Jib Cleat Position

Would anyone know if the jib sheet cleats have ever been installed on the centerboard trunk cap? It seems like a convenient location for single-handing and for crew access. While there is no center thwart, as on a Thistle, to take up the additional lateral force sheeting will create, it seems that the trunk is sufficiently sized for this added load (probably in the order of 50-60#). Any thoughts?

Comments

I have used jib cleating in the CB trunk for the past 30 years.

I have used jib cleating in the CB trunk for the past 30 years. It is ideal for 2 people or sailing with one. This system was very common in Ohio back in the mid 70's, especially with the fleet at Hoover Reservoir. Most of the early systems used two 1" tracks, each about 3' in length bolted to the CB trunk. Mounted on each trac is a Mariner block and cleat. The angle is perfect for the crew to release the jib. It is also handy in light air when the skipper can handle both main and jib sheets. I had a newer second Scot rigged with seat clearing which the crew did not like as well as the CB location. The angle made it harder for the crew to release the sheet Can forward you pictures if you wish Jack F Stewart FS1342 Alliance, OH

Thanks for getting back to me.

Thanks for getting back to me. I definitely would like to see a picture of the installation if you don't mind sending. I'm just wondering, how often do you use the track to adjust the cleat position?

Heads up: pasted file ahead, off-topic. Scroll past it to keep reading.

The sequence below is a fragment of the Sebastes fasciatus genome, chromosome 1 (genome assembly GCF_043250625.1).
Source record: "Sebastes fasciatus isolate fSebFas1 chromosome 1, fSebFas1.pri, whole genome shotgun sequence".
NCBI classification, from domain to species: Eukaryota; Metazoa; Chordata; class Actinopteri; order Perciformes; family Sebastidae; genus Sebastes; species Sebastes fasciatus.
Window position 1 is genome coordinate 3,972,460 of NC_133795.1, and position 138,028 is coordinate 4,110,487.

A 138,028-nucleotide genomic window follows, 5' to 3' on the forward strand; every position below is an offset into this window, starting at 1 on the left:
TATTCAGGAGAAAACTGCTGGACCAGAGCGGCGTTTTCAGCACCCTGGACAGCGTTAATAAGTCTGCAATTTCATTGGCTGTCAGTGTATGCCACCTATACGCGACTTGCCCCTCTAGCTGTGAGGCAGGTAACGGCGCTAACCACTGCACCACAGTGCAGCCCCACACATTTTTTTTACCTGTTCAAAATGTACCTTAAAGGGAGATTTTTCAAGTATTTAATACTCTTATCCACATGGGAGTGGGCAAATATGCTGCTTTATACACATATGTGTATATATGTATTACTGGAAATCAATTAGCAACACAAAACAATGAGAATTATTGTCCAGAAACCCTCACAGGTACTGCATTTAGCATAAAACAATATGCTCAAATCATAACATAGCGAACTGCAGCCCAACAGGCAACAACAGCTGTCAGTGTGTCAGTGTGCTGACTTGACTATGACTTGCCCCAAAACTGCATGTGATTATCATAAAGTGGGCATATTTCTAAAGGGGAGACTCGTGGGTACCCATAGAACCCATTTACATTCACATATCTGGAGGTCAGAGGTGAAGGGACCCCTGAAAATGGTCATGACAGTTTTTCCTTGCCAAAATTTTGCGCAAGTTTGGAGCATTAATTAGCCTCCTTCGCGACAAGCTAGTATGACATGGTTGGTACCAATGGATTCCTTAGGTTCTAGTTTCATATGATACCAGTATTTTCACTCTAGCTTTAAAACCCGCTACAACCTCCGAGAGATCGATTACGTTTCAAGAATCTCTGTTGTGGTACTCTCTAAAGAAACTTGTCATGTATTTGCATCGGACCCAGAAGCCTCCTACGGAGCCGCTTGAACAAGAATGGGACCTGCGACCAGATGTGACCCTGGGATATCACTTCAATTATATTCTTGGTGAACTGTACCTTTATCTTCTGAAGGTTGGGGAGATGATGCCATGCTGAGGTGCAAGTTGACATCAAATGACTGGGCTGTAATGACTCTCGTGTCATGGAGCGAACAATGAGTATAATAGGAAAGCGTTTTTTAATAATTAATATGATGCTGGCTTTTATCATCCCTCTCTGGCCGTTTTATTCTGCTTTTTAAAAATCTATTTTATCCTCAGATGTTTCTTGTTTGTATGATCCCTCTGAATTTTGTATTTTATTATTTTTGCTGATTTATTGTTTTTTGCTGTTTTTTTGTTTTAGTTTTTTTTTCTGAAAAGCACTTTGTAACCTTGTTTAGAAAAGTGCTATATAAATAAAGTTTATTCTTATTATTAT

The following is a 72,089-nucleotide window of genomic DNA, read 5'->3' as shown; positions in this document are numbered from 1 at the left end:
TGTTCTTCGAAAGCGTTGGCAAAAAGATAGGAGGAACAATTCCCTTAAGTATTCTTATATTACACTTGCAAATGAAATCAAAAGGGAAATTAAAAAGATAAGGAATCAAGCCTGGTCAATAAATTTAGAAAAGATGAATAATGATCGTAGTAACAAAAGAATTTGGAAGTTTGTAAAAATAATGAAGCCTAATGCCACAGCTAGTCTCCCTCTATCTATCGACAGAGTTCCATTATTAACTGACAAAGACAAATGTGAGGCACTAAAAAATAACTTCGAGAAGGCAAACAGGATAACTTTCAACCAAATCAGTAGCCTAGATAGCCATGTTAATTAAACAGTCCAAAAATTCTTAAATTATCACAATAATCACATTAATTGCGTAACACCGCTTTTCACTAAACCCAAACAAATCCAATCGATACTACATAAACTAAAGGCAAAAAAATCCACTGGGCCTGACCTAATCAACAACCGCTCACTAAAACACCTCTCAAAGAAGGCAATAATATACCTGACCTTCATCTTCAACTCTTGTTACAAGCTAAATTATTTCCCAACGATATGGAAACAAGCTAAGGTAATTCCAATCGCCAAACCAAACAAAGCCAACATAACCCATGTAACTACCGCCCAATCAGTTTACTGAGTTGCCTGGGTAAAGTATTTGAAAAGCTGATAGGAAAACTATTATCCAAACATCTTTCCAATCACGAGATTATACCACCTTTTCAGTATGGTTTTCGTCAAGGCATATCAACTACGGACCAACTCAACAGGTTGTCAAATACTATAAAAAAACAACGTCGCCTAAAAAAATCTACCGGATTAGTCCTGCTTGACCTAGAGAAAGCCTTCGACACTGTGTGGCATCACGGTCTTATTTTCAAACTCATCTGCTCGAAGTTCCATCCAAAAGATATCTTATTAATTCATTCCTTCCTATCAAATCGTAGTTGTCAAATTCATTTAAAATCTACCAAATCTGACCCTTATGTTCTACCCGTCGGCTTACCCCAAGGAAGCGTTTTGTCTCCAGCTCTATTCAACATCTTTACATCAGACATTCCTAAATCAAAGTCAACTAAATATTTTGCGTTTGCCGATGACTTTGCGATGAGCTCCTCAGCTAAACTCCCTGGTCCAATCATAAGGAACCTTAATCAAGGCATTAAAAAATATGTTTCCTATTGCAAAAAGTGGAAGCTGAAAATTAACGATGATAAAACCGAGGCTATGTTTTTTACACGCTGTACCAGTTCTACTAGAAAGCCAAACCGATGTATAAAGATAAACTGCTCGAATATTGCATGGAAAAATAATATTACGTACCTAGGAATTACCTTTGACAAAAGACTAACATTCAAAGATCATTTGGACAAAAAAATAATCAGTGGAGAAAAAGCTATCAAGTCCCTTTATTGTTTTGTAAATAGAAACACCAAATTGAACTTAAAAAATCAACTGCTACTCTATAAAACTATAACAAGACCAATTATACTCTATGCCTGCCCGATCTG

The cleat position on the track is never changed.

The cleat position on the track is never changed. The channel for the Mariner block and cleat is about 2" long. It has a thumb screw which holds the cleat in place using a small hole drilled in the 3" long track. These Mariner blocks are very common in the Highlander and some old Thistles. Jack F Stewart FS1342

I have seen a few who have used a Harken 241 Bullseye w/swivel B

I have seen a few who have used a Harken 241 Bullseye w/swivel BOLTED to the CB cap. This cleat uses a bullseye insteat of a block for the fairleat. The important item is to have a short cleat with an angle plate for the cleat that can be bent to the proper angle. The problem with the Harken block is the plate is a little thin and bends too easily. The plate on Mariner blocks is double theHarken thickness. The Mariner version is called a Genoa fairlead block. Comes in a high or long version and a short version found on one designs, Hope this helps Jack F Stewart FS1342

Thanks for the additional information.

Thanks for the additional information. I'm familiar with the Harken 241 swivel block. Now that I think about it, I believe I have a couple, along with a pair of Ratchamatic blocks. Thanks for helping plan my weekend project...Glen Krapf (FS2101)